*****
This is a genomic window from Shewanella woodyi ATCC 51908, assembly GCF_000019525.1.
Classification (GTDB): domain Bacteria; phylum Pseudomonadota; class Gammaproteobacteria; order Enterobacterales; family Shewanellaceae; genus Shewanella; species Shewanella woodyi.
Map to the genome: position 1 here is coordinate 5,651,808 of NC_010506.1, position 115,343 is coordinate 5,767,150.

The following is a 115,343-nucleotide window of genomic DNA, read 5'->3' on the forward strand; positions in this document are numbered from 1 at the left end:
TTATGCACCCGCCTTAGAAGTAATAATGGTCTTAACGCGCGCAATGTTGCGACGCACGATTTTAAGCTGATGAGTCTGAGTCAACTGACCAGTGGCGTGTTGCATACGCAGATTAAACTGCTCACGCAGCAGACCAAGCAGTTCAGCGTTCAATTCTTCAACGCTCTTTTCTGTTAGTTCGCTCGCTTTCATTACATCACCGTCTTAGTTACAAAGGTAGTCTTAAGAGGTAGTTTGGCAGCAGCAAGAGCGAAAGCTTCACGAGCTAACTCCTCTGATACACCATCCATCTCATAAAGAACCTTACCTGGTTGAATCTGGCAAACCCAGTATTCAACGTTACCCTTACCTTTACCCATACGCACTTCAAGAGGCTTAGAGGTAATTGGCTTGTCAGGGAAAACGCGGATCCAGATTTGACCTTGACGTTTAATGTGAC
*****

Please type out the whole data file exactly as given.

This is a genomic window from Shewanella woodyi ATCC 51908, assembly GCF_000019525.1.
Classification (GTDB): domain Bacteria; phylum Pseudomonadota; class Gammaproteobacteria; order Enterobacterales; family Shewanellaceae; genus Shewanella; species Shewanella woodyi.
Map to the genome: position 1 here is coordinate 5,651,808 of NC_010506.1, position 115,343 is coordinate 5,767,150.

The following is a 115,343-nucleotide window of genomic DNA, read 5'->3' on the forward strand; positions in this document are numbered from 1 at the left end:
TTATGCACCCGCCTTAGAAGTAATAATGGTCTTAACGCGCGCAATGTTGCGACGCACGATTTTAAGCTGATGAGTCTGAGTCAACTGACCAGTGGCGTGTTGCATACGCAGATTAAACTGCTCACGCAGCAGACCAAGCAGTTCAGCGTTCAATTCTTCAACGCTCTTTTCTGTTAGTTCGCTCGCTTTCATTACATCACCGTCTTAGTTACAAAGGTAGTCTTAAGAGGTAGTTTGGCAGCAGCAAGAGCGAAAGCTTCACGAGCTAACTCCTCTGATACACCATCCATCTCATAAAGAACCTTACCTGGTTGAATCTGGCAAACCCAGTATTCAACGTTACCCTTACCTTTACCCATACGCACTTCAAGAGGCTTAGAGGTAATTGGCTTGTCAGGGAAAACGCGGATCCAGATTTGACCTTGACGTTTAATGTGAC